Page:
A newly-launched initiative is aiming to improve childhood literacy across Indiana. Indianapolis-based nonprofit Hoosiers Read says it is partnering with Dolly Parton’s Imagination Library to provide free books to children, starting with two pilot areas in Indy.
In an interview with Inside INdiana Business, founder Ben Battaglia said if a child grows up without literacy skills, they end up spending time at school learning to read.
“But if you can build literacy skills early, that means you can spend grade school and beyond reading to learn,” said Battaglia. “And so, early literacy is really correlated with kindergarten readiness, third grade literacy, and even books at home can be correlated to high school graduation rates.”
Battaglia, who also serves as chief of staff at Indianapolis-based Lessonly and is a 2019-2020 fellow from the Mitch Daniels Leadership Foundation, says partnering with the Imagination Library was the perfect first step for the organization.
The Imagination Library was founded in 1995 and provides one free, age-appropriate book to children from birth to age five with no restrictions on a family’s income. The Hoosiers Read program will begin with two pilot zip codes in Indy: 46201 and 46203.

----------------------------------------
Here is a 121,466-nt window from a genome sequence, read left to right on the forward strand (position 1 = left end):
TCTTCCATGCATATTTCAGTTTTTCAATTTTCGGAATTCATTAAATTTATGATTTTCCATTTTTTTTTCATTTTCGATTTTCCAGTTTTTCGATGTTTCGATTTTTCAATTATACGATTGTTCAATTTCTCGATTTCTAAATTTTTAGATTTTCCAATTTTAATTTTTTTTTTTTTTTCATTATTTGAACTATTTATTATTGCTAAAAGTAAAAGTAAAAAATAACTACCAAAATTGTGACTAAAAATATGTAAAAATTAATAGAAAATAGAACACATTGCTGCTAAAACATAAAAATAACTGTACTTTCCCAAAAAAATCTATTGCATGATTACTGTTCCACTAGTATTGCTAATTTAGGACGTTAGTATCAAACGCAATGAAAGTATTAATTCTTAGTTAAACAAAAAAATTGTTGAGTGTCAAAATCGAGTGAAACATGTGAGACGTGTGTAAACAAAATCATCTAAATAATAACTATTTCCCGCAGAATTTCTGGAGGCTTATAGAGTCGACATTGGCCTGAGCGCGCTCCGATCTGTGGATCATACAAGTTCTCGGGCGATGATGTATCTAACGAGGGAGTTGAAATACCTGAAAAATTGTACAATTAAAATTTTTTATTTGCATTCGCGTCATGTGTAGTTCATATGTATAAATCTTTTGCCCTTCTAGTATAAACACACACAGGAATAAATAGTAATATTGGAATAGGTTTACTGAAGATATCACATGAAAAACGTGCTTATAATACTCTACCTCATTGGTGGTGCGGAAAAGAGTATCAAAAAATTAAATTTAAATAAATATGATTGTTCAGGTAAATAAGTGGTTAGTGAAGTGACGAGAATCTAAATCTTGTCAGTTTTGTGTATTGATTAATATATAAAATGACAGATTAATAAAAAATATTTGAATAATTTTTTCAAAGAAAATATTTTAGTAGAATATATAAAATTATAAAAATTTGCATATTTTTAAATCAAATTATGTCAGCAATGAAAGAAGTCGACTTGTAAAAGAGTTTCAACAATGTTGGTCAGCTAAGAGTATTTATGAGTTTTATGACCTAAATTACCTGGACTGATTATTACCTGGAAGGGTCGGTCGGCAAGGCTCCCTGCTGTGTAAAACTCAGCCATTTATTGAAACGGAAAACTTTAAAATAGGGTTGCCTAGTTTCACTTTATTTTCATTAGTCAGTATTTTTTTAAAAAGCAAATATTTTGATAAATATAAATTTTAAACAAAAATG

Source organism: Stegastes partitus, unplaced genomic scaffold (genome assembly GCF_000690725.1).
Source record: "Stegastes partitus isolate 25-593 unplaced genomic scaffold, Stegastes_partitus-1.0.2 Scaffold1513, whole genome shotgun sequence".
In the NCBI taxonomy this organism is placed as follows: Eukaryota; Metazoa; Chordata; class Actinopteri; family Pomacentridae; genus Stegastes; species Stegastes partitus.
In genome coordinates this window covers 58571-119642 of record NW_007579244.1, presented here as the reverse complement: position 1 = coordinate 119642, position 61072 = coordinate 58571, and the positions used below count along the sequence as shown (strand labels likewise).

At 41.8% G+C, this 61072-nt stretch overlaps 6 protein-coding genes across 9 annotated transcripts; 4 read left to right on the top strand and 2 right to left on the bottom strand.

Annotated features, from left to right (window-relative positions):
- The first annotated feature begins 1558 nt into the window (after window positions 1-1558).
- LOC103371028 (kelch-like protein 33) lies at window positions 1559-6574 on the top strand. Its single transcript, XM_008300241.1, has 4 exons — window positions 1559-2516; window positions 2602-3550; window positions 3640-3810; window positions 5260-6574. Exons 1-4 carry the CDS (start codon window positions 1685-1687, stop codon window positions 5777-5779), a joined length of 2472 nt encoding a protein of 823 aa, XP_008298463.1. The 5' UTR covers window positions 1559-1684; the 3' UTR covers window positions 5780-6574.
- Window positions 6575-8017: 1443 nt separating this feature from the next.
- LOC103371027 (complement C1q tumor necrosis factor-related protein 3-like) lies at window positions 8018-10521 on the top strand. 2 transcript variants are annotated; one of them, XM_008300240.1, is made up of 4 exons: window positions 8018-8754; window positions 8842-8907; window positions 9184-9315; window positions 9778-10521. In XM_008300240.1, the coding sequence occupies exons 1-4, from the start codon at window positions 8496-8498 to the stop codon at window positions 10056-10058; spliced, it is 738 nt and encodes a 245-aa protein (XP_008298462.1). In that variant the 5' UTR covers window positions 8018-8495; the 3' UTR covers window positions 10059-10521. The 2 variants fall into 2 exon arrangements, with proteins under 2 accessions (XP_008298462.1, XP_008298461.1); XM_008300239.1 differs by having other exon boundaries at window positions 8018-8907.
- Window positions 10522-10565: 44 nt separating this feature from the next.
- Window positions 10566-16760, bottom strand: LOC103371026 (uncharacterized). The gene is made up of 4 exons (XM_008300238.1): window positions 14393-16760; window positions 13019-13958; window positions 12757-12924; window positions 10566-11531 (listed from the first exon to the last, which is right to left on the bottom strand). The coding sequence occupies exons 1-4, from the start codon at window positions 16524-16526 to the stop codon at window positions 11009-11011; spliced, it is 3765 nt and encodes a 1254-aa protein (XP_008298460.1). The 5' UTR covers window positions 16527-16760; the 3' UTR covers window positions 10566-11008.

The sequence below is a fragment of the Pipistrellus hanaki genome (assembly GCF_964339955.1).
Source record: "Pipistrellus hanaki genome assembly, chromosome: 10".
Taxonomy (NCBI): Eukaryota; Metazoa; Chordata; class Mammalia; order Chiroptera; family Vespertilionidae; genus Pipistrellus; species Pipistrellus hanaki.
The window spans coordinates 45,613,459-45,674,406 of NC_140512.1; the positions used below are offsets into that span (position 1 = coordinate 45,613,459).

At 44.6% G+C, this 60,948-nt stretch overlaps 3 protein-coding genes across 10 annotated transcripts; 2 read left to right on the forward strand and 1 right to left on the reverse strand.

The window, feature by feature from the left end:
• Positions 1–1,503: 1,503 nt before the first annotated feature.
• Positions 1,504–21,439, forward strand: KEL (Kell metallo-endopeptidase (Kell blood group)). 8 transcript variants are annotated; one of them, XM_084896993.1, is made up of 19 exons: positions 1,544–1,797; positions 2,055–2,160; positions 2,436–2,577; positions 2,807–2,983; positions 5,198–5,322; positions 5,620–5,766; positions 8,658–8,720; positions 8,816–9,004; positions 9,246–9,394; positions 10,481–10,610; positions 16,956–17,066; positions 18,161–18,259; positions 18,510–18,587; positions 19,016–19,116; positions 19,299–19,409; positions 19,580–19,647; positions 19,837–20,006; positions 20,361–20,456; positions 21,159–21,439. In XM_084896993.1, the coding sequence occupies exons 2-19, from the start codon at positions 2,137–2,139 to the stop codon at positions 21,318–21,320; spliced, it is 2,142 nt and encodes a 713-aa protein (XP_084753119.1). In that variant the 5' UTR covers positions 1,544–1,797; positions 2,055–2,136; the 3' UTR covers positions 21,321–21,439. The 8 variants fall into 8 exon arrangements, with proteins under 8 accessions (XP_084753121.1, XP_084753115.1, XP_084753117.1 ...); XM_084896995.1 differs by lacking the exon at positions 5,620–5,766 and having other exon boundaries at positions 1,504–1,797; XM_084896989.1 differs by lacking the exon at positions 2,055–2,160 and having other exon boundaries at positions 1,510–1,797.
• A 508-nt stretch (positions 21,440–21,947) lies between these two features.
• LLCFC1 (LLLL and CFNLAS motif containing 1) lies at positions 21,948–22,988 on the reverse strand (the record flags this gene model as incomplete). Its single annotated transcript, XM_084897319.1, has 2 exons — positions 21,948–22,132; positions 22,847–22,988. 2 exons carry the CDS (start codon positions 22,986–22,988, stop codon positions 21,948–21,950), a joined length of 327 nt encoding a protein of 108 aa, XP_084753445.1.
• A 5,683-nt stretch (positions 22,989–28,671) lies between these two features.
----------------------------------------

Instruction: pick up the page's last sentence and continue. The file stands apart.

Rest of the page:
“There are pockets of this Dolly Parton Imagination Library program throughout Indiana already, representing about 19% of the population. So far, none of that is available in Marion County,” said Battaglia. “The Shepherd Community Center is partnering with us to fund [the Indy program] for the next five years and so, we’re looking for more partners around Indianapolis to help us grow to additional zip codes who may be a local organization or a library or someone who wants to say, ‘We’ll take this zip code and fund it here.'”
Battaglia says he hopes to cover all of Marion County over the next 12 to 24 months. Long-term, Hoosiers Read hopes to bring the program to all 92 Indiana counties. He says one way to help reach that goal is to get the Indiana legislature involved.
“There are, I think, five to 10 states in the United States whose legislatures have said this is a program that’s important and they’re going to help fund it,” he said. “So, we’re also trying to work with legislators to say, ‘Could this be something for a future Indiana budget that they’d be willing to chip in a help us make sure that we can roll this out to all 92 counties?'”
Battaglia says Hoosier Reads plans to announce more zip codes to be involved with the initiative in the coming months. You can learn more about Hoosiers Read by clicking here.
Battaglia says if a child grows up without literacy skills, they end up spending time at school learning to read.